sponsive and effective for the community we serve, and we’re striving for that daily.”
These improvements are welcome and should be applauded, but let’s keep them in perspective. Indeed, technology carries the dual benefits of increased efficiency and promoting social distancing. And accepting voucher applications year-round — instead of limiting them to just one week, every few years — makes the hope of receiving the subsidy real for potentially thousands more families. But the fact remains that the overall number of available vouchers meets a mere fraction of the need in Cuyahoga County.
CMHA has only 15,000 vouchers to issue. During the last voucher lottery in 2018, about 33,000 families applied for the waiting list.
At a time when American society has adopted the slogan “We’re all in this together” as its rallying cry, we should feel pretty heartsick at the notion that more than half of the families in our community who need these housing subsidies are going without.
While much work remains to be done to make the housing voucher system better serve tenants and landlords alike, the most important step would be toward a universal voucher program built on the premise that housing is a human right, not a privilege.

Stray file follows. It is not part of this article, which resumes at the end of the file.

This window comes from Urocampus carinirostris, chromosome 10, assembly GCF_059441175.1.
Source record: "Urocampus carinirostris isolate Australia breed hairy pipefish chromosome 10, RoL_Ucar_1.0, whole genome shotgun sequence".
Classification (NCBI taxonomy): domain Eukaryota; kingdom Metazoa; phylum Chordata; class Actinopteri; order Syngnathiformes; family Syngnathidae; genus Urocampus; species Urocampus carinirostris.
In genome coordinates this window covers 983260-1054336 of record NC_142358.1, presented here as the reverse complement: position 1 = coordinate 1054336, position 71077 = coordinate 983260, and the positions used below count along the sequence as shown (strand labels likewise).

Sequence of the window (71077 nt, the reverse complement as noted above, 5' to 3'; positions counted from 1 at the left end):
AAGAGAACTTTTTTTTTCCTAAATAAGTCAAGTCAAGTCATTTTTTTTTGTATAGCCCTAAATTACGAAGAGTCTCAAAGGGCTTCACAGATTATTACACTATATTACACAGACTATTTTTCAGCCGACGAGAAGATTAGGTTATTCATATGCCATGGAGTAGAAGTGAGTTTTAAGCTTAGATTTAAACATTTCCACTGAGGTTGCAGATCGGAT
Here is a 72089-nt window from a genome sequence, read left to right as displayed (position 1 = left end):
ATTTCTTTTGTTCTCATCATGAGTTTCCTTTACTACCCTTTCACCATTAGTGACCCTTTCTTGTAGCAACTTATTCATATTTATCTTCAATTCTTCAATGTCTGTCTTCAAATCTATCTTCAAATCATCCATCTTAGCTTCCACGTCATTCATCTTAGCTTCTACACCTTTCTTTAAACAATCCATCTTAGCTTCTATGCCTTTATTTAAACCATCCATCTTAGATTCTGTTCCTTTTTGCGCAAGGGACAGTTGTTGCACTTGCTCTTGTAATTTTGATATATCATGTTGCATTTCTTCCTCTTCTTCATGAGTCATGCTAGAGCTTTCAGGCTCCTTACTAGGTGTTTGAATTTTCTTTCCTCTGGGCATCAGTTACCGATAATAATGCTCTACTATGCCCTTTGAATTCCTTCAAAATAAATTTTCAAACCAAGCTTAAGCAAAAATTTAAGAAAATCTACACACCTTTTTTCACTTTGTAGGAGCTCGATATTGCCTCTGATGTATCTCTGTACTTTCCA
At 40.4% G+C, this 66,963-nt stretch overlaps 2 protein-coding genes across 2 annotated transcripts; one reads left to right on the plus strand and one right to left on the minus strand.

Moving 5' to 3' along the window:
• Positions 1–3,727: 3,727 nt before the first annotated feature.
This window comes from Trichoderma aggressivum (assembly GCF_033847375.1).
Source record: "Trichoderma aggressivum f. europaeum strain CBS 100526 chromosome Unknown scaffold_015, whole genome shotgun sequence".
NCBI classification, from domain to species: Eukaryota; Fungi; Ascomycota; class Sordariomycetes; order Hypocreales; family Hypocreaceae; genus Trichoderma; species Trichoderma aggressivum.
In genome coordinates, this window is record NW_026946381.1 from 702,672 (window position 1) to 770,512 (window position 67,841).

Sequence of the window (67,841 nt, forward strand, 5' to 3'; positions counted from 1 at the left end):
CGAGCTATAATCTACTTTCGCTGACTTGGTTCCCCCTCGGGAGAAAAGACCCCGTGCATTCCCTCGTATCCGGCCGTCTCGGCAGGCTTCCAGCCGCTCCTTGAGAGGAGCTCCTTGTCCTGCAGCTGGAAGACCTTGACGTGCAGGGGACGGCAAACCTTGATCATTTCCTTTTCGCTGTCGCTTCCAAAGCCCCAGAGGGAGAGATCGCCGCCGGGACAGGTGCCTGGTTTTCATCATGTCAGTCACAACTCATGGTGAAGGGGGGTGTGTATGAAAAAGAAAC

Under such a program, the financial hardship this pandemic has imposed would not threaten to displace low-income families from their homes when they’re unable to make rent, and landlords subsequently wouldn’t default on their mortgages. The federal eviction moratorium currently in place until Dec. 31 would be all but unnecessary. And keeping families from crowded homeless shelters or from doubling up with friends and relatives would help stop the spread of COVID-19.
In the absence of that kind of forward thought or compassion in our federal government, however, we must do what we can on the local level to ensure those lucky enough to have vouchers are able to find housing in communities where their families can thrive. That means passing laws that ban discrimination against voucher recipients, continuing to streamline the bureaucracy at CMHA and developing programs that encourage and support social mobility. All are ideas you’ll hear more about in my upcoming columns.
In the meantime, Wade says, CMHA has spent much of the past two years trying to figure out how to convince landlords of the value of participating in the voucher program.
“There is a great deal of economic benefit to having vouchers in one’s rental portfolio,” Wade said. “But there are the more gracious, community values, too. You want families to be able to seek opportunities for economic improvement. You want children to have a chance at an education that would allow them to advance. Why wouldn’t society want that?”
That’s a great question.
Only when we agree that we do, in fact, want that, can we say in good faith that “we’re all in this together.”
You can reach columnist Leila Atassi at email@example.com.
This article was published in the Cleveland News, October 2020. Read the full article here.